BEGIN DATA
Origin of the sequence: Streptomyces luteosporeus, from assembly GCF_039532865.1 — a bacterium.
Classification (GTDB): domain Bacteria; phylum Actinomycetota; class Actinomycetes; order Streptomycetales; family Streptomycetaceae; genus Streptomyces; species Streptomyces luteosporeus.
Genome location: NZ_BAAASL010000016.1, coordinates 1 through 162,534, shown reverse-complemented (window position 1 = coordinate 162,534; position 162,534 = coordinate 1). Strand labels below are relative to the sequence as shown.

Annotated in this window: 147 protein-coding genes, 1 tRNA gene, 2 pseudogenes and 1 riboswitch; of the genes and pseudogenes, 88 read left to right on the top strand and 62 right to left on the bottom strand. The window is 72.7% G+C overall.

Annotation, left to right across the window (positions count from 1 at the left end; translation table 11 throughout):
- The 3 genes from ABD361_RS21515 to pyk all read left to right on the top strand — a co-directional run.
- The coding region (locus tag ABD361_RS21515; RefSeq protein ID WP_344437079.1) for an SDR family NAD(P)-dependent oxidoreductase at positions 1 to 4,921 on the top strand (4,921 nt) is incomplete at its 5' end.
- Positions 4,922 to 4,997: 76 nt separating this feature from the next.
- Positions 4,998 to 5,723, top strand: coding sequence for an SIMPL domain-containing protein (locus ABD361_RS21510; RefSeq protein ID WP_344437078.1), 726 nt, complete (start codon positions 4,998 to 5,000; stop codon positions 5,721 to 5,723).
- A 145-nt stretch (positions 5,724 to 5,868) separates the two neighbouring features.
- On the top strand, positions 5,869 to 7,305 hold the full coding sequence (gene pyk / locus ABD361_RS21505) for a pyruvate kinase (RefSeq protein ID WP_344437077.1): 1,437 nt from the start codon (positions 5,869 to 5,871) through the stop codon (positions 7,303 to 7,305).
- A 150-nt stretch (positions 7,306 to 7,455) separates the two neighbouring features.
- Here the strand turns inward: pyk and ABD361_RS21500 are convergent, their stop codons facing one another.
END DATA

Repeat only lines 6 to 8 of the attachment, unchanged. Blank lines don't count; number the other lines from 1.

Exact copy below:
- The 3 genes from ABD361_RS21515 to pyk all read left to right on the top strand — a co-directional run.
- The coding region (locus tag ABD361_RS21515; RefSeq protein ID WP_344437079.1) for an SDR family NAD(P)-dependent oxidoreductase at positions 1 to 4,921 on the top strand (4,921 nt) is incomplete at its 5' end.
- Positions 4,922 to 4,997: 76 nt separating this feature from the next.